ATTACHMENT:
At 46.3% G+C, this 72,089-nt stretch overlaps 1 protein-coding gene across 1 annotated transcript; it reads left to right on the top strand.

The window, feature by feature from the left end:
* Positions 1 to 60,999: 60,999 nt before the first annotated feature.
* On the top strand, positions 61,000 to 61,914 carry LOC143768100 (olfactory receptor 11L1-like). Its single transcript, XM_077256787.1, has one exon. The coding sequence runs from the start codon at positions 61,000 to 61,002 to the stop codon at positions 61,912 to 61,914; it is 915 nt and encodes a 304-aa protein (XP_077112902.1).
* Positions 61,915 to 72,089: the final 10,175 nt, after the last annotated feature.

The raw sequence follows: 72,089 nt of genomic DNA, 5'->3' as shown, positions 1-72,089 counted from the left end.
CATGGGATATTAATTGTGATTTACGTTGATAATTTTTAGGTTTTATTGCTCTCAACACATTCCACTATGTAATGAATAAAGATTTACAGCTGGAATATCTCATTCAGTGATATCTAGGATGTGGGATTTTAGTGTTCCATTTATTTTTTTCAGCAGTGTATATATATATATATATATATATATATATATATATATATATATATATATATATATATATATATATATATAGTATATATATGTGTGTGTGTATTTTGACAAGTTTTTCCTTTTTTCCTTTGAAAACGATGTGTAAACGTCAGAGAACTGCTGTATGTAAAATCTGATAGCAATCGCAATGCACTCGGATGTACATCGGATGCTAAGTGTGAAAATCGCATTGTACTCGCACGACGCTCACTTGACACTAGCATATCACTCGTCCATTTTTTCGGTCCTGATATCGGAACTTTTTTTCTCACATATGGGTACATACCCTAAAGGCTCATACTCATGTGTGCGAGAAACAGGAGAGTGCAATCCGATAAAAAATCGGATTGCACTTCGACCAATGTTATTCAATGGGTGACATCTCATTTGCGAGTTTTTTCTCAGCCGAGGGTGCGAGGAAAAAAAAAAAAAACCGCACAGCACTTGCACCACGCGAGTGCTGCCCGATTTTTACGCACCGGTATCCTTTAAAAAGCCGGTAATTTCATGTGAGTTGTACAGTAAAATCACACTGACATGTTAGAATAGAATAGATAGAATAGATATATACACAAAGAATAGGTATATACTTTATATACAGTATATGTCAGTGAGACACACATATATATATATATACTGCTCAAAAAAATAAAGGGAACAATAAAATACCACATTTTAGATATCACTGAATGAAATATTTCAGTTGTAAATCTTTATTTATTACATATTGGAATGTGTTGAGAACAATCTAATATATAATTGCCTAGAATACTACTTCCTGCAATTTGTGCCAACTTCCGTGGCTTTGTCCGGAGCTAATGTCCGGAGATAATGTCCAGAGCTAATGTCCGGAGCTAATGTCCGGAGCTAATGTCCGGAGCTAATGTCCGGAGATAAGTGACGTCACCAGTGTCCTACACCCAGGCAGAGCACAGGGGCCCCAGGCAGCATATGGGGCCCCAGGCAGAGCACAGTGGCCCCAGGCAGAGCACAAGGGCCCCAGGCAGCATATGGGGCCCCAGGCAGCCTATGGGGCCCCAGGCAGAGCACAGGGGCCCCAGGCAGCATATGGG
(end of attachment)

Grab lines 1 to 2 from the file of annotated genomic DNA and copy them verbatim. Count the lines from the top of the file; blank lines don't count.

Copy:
At 46.3% G+C, this 72,089-nt stretch overlaps 1 protein-coding gene across 1 annotated transcript; it reads left to right on the top strand.

The window, feature by feature from the left end: